The author of a literary or artistic work shall enjoy an inalienable moral right in his work. Overall renunciation of the future exercise of this right shall be null and void. This right shall comprise the right to disclose the work. Non-disclosed works may not be seized. An author shall have the right to claim or to refuse authorship of his work.”

They are also recognized by Article 121-1 of the French intellectual property Code, which provides that:

The author has the right to respect for his name, his quality and his work. This right is attached to his person. It is perpetual, inalienable and imprescriptible. It is transferable upon death to the author's heirs. Exercise can be given to a third party by virtue of testamentary dispositions.”

French case law from the 19th century considers that adding color to a black and white picture violates the author’s moral right, Cass Crim. March 3, 1898. If the author is still alive, he can expressly say whether he considers that adding color is a violation of his moral rights. But Hergé died in 1983, and apparently did not leave written instructions as to whether he wanted his first album to be colorized. However, he may have expressed his opinion in conversations with his wife. A written expression of the author’s will is not mandatory.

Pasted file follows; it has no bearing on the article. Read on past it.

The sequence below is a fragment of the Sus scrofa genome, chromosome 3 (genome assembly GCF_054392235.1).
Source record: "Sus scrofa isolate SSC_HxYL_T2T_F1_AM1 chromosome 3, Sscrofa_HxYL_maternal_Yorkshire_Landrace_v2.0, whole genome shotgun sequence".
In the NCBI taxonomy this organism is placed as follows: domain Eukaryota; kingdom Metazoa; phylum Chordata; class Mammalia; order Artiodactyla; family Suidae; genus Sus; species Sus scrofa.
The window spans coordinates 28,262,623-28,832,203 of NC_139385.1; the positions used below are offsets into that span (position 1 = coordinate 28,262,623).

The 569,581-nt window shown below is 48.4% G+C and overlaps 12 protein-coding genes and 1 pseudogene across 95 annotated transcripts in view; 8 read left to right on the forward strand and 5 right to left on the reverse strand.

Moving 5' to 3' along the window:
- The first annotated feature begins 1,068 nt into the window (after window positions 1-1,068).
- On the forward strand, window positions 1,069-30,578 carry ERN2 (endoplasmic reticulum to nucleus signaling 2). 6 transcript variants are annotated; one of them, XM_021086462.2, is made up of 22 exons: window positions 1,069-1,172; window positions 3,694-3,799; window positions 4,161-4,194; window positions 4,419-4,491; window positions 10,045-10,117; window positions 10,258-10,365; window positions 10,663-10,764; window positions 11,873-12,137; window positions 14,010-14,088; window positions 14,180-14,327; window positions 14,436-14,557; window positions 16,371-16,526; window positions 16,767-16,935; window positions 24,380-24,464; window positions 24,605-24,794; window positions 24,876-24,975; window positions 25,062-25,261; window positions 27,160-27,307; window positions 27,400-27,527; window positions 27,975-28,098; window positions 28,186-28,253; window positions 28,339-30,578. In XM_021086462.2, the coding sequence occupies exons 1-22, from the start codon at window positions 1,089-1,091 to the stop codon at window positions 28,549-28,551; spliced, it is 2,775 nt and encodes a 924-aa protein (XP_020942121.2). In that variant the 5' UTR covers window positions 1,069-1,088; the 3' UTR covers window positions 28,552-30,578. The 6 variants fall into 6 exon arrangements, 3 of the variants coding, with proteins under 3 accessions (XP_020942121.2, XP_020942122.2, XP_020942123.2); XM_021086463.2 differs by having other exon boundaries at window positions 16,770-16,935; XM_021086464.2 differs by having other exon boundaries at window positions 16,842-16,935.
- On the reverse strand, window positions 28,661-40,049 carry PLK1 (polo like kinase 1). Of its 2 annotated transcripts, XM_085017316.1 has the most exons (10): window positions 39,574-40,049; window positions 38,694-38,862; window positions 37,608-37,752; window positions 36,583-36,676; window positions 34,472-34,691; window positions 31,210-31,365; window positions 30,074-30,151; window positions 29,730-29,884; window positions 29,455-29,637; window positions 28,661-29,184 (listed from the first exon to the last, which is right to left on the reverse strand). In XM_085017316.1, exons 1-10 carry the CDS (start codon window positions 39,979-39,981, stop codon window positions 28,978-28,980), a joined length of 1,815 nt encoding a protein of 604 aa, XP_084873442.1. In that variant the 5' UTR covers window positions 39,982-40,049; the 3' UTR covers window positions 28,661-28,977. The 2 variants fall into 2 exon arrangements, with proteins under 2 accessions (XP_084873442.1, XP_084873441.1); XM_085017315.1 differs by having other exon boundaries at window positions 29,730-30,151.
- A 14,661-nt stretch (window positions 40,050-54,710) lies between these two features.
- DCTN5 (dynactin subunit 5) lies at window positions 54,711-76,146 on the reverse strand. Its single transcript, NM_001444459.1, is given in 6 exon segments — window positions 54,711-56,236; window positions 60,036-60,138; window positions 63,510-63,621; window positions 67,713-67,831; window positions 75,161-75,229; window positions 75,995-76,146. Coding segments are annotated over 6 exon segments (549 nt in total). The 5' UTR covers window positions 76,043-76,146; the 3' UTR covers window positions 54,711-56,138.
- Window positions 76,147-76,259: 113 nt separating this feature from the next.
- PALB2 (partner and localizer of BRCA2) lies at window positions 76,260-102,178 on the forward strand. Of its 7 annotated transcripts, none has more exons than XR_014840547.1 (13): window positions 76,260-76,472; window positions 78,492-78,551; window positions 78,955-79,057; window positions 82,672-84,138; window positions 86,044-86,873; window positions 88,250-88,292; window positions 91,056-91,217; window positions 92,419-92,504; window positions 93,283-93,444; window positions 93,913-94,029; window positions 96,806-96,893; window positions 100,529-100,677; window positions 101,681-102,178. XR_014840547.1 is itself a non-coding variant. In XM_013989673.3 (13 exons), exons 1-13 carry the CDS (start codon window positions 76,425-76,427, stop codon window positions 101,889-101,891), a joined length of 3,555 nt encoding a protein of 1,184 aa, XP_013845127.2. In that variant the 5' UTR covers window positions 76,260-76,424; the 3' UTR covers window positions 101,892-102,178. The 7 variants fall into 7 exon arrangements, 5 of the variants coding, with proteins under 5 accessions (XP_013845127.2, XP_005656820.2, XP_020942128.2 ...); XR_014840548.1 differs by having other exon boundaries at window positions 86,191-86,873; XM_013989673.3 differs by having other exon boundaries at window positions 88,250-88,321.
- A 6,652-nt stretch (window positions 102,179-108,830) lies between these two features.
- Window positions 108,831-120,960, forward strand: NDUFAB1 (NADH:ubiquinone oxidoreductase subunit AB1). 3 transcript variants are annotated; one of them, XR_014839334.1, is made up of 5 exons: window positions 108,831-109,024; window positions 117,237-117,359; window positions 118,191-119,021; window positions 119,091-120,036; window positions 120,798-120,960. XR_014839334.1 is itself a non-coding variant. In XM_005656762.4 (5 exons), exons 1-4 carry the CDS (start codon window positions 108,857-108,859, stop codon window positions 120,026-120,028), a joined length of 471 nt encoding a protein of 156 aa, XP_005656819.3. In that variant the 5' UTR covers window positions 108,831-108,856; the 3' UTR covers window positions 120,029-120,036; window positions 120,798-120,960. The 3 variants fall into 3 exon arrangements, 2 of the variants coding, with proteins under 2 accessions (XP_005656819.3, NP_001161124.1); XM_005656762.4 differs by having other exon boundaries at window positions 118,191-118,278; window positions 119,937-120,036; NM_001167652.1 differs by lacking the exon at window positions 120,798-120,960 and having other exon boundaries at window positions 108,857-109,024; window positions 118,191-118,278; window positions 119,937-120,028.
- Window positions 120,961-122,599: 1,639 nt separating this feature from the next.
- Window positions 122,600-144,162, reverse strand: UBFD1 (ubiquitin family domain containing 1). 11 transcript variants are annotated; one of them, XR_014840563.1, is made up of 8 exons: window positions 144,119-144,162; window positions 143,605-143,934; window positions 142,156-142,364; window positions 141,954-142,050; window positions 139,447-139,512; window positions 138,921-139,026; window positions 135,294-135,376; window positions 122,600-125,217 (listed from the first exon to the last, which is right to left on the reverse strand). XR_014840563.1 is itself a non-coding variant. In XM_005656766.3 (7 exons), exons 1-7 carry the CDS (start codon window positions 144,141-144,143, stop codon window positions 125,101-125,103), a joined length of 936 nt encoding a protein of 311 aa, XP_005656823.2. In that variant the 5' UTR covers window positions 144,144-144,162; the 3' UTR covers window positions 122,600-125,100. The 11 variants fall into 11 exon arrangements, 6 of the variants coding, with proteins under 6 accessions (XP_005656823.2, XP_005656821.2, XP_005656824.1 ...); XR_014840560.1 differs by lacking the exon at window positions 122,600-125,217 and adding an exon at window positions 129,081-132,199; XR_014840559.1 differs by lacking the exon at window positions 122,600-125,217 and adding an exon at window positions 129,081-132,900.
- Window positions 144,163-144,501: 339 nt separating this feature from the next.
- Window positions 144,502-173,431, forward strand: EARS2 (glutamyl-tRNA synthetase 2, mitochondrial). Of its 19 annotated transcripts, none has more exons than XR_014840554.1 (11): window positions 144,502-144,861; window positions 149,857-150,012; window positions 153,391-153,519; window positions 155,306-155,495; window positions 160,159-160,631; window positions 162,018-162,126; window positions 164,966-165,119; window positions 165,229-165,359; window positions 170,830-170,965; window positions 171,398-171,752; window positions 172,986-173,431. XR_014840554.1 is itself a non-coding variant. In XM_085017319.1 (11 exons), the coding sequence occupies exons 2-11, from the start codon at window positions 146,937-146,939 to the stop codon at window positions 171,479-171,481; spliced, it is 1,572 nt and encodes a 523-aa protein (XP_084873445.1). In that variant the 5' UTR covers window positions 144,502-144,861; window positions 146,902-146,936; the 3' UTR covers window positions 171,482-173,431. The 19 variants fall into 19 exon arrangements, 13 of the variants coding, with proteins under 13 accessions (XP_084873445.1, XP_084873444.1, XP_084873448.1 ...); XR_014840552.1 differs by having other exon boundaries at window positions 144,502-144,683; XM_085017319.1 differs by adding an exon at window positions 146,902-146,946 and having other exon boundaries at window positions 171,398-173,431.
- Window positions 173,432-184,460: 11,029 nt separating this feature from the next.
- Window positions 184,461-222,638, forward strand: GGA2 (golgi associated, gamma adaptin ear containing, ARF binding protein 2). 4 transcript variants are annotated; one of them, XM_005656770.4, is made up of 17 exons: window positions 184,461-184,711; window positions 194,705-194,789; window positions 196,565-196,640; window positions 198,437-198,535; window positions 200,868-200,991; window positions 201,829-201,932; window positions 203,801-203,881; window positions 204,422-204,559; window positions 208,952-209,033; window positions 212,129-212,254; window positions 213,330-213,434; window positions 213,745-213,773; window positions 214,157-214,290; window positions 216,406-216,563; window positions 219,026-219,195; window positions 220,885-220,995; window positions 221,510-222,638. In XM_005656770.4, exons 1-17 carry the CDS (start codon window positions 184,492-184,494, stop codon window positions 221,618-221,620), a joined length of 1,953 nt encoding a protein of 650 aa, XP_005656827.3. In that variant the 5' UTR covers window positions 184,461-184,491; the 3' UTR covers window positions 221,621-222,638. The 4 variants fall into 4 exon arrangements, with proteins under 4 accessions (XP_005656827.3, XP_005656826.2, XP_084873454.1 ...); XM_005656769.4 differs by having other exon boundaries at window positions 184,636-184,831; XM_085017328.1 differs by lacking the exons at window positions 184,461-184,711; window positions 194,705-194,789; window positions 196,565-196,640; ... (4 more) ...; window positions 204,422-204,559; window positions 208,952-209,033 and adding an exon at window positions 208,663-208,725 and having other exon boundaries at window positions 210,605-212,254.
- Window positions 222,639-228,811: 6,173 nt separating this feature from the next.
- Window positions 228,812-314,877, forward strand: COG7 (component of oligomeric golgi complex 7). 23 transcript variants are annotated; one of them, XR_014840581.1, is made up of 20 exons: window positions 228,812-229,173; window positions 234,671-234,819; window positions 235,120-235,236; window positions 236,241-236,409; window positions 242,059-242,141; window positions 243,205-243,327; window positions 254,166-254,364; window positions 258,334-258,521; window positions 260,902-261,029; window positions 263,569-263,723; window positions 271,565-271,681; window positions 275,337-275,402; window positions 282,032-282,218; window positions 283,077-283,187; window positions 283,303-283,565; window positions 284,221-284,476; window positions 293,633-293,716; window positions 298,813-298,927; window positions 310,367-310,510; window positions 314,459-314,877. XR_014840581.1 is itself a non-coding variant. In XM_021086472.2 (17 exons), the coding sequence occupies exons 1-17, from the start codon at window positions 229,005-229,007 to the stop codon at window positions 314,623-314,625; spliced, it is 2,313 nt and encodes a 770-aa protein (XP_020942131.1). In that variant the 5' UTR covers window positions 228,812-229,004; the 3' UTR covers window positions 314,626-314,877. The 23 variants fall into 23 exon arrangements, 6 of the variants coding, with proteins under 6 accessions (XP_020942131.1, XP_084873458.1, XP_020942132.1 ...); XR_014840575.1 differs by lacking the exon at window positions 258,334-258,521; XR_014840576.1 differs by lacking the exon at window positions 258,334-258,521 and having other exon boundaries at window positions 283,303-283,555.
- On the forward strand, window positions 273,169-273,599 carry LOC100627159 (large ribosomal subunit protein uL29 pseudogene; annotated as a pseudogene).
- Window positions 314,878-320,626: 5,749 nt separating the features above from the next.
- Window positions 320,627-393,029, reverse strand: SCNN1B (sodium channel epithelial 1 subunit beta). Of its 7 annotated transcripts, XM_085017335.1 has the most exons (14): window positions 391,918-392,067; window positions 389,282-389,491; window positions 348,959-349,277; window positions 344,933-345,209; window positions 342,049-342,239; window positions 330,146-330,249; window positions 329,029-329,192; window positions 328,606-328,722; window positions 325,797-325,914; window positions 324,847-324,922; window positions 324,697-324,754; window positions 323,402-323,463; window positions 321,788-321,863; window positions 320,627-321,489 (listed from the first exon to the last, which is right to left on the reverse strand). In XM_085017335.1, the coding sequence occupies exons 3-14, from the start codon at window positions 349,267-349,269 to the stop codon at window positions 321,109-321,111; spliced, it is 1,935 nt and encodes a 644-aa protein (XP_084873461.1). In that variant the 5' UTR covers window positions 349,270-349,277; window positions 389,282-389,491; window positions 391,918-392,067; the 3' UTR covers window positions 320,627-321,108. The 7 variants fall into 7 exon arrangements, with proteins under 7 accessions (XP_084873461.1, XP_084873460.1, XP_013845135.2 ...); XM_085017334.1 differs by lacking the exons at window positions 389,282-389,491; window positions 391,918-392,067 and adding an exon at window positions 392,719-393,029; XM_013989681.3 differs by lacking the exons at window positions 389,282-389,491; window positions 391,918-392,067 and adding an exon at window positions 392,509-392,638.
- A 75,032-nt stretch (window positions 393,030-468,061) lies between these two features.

His widow inherited his moral right and exercises them through Hergé’s estate. The estate states that Hergé wanted the album to be colorized. Therefore, publishing a colorized version of Tintin in the land of the Soviets is legal both under Belgium and French law.

Heroes never die…

Hergé’s widow strictly enforces his wish not to have Tintin undertake more adventures after his author’s death. This is not, however, the case for every famous francophone bande dessinée: Astérix survived the death of scenarist René Goscinny in 1977 and came back for new adventures written and designed by Albert Uderzo. Mr. Uderzo is now retired, but two more Astérix albums have been published so far penned by two new authors, Jean-Yves Ferri and Didier Conrad. Lucky Luke was originally designed by Morris with René Goscinny as scenarist. A new album, written and drawn by new authors, Jul and Achdé, has just been published. These new albums are published with the authorization of the heirs.